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Growing Jerusalem Artichokes, also Sunchoke

Jan F M A M J J A S O N Dec
                    P P

(Best months for growing Jerusalem Artichokes in New Zealand - cool/mountain regions)

P = Plant tubers

  • Easy to grow. Plant tubers about 5cm (1.5") deep.. Best planted at soil temperatures between 46°F and 59°F. (Show °C/cm)
  • Space plants: 12 - 18 inches apart
  • Harvest in 15-20 weeks.
  • Compatible with (can grow beside): Tomatoes, cucumbers
  • Jerusalem Artichoke/Sunchoke
  • Artichoke harvest

These are the edible root of a sunflower. Plant the tubers deep enough to cover with soil. They are quite drought-tolerant, but keep well-watered to grow larger tubers. They grow through the summer to 1.5m-tall sunflowers with a smallish flower. Dig up the tubers when the flowers die down in autumn.

Get a couple of tubers from the supermarket or fruit shop. Two years after planting you will probably have enough to give away. Perennial, if you don't manage to harvest all the tubers they will regrow year after year.

Culinary hints - cooking and eating Jerusalem Artichokes

Scrape clean or peel (add a tsp of lemon or vinegar to the water to stop the tubers browning). Steam, boil, or use in artichoke soup (make with artichokes and some stock). Caution - because they contain 'resistent starch' Jerusalem Artichokes are a great promoter of flatulence in some individuals.

Your comments and tips

20 Aug 19, Brian GRIBBEN (New Zealand - temperate climate)
Where can I acquire some tubers to grow I live in Auckland?
26 Aug 19, Anon (New Zealand - sub-tropical climate)
Search on-line where to buy JA in NZ.
17 May 19, Mike (New Zealand - temperate climate)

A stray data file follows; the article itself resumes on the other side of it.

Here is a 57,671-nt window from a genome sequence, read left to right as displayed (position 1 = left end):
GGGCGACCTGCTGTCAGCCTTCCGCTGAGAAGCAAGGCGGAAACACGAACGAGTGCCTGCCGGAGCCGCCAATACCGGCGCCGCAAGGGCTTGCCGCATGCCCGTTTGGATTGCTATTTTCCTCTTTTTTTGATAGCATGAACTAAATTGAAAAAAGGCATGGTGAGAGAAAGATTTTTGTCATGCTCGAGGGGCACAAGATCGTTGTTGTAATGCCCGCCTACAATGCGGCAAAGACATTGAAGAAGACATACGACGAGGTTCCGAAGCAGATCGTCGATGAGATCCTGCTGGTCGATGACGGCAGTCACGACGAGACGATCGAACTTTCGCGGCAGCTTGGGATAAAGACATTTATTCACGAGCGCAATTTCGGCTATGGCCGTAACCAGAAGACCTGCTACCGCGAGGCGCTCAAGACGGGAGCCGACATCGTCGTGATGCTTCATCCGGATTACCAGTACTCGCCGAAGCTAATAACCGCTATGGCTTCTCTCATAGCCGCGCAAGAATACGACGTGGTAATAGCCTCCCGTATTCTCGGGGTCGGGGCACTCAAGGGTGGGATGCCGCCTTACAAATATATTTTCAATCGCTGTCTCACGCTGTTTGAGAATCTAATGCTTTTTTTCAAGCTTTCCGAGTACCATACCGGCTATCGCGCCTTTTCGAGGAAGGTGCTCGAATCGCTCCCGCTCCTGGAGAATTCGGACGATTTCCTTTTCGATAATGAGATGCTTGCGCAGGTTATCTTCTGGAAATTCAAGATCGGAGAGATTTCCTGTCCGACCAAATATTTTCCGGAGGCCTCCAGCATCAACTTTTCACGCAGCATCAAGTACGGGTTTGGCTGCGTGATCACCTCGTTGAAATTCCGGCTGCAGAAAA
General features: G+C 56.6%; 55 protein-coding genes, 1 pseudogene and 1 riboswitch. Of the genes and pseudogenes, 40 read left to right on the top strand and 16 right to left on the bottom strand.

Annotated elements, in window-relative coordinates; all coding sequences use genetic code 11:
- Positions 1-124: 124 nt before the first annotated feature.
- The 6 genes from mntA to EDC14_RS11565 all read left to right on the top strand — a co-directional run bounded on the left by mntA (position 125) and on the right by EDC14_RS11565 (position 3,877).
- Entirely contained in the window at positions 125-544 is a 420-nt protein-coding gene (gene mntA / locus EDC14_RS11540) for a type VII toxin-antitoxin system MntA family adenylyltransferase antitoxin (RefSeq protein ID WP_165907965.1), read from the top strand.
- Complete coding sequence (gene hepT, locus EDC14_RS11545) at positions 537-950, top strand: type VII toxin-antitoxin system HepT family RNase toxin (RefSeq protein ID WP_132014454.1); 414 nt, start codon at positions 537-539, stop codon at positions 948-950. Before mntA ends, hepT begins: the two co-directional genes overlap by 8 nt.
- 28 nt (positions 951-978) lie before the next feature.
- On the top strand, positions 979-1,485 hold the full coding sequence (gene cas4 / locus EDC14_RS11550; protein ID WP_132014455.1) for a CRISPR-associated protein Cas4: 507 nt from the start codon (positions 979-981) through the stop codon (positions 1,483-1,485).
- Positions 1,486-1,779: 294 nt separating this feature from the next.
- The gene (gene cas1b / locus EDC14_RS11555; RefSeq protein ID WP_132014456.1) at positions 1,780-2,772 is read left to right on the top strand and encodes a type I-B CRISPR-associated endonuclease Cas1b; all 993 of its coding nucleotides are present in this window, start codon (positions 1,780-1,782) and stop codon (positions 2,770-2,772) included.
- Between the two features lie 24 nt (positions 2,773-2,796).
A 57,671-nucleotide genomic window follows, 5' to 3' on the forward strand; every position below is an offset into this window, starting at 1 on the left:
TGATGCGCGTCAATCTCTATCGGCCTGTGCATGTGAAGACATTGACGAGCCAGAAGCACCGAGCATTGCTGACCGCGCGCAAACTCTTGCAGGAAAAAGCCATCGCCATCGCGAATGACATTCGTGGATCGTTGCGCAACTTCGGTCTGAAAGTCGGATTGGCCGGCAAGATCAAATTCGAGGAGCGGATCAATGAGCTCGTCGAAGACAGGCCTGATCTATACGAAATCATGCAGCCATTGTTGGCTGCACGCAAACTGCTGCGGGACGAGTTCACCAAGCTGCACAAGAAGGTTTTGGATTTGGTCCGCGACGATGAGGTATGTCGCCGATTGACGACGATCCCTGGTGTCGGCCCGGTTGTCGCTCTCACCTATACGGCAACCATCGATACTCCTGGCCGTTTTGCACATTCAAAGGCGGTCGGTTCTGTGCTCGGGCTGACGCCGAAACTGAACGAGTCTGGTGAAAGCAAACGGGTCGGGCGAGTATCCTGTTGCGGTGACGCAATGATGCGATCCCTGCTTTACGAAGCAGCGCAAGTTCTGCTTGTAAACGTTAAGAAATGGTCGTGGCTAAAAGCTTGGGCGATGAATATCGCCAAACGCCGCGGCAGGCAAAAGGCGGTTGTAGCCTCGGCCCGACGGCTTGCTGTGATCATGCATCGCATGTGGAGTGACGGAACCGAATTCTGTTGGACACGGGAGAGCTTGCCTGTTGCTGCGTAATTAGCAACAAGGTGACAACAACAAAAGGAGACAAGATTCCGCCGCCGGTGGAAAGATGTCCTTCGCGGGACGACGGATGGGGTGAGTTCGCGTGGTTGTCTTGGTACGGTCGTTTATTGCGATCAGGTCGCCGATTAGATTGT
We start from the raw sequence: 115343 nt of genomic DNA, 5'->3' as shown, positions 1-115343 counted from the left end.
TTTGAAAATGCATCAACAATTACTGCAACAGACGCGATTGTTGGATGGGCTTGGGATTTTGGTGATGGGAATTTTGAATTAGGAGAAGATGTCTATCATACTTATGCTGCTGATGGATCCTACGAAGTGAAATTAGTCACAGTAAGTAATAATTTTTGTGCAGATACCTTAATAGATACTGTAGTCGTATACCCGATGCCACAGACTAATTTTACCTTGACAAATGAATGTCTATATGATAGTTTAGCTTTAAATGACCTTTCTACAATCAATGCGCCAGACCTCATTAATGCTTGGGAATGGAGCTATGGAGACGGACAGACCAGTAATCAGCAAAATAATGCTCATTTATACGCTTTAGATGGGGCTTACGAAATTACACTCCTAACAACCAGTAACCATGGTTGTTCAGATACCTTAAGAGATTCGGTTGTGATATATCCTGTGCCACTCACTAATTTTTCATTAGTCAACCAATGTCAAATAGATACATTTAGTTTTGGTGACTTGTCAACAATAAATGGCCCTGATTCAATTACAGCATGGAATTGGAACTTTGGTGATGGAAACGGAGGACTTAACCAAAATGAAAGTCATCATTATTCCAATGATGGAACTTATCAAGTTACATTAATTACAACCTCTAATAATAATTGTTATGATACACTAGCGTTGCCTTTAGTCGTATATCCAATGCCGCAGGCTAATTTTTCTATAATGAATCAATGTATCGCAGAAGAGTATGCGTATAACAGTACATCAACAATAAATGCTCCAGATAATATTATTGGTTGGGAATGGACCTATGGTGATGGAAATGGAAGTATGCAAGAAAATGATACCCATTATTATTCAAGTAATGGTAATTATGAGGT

So if I've just been given tubers (good gardener but never grown them before), they need to be stored like other tubers (spuds/kumaras) over winter? I have a couple of areas on the north side of a stucco house that definitely doesn't get frost - has anyone planted now and managed to overwinter them in the ground ok?
19 May 19, Liz (New Zealand - temperate climate)
Mike, you can leave the tubers in the ground in warmer areas of NZ, we have done that in Northland. In fact it is difficult to find all the tubers, so they will probably shoot up in the Spring even if you have light frosts.
01 Apr 19, Helen peipi (New Zealand - temperate climate)
My j/a are 3mtrs tall with lovely flowers, and are growing like wildflowers they are absolutely lovely, this is their 2nd season growing. I watered them everyday with plenty water. The tubes are massive. Not eating yet, just want them to grow. I live in Murupara, NZ.
23 Apr 19, Shane Rudolph (New Zealand - temperate climate)
Hi Helen, could I get your contact number please.
07 Apr 19, Lyn (New Zealand - temperate climate)
Wow, sounds like the height hasn't lowered your yield, I will await and see what happens with mine :) As I am Tauranga area I am guessing similar climate
31 Mar 19, Helen Peipi (New Zealand - temperate climate)
Do you still need some j/a, the bottom leaves are slowly going btown
18 Mar 19, Lyn (New Zealand - temperate climate)
My boysenberry and blackberry plants are 'running rampant' I 'nipped' the ends out but now there is twice as many shoots going everywhere. Should I cut back now to encourage the 'bits' that will fruit next season or wait for autumn
09 Feb 19, Lyn (New Zealand - temperate climate)
My first year JAs are well over 2 meters with no sign of flowers, have I given them too much water or does this mean a huge first crop?
Showing 1 - 10 of 27 comments

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This planting guide is a general reference intended for home gardeners. We recommend that you take into account your local conditions in making planting decisions. GardenGrow is not a farming or commercial advisory service. For specific advice, please contact your local plant suppliers, gardening groups, or agricultural department. The information on this site is presented in good faith, but we take no responsibility as to the accuracy of the information provided.
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